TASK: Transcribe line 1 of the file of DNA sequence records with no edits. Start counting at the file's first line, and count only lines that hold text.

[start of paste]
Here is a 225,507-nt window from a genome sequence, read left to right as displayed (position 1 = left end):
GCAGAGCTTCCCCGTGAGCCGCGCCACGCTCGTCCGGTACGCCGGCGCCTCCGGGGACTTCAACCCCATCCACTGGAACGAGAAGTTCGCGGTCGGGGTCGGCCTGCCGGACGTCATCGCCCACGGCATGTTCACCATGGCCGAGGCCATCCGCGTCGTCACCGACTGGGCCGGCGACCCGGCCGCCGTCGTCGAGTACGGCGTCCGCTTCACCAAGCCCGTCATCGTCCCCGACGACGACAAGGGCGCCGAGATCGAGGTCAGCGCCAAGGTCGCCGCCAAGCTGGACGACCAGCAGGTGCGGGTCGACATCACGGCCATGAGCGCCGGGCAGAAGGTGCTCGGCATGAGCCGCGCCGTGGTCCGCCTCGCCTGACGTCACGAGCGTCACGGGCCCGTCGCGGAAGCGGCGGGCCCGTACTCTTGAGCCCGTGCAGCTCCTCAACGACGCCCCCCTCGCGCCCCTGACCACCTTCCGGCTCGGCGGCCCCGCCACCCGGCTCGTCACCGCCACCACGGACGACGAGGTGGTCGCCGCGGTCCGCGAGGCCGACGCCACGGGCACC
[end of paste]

Here is a 225,507-nt window from a genome sequence, read left to right as displayed (position 1 = left end):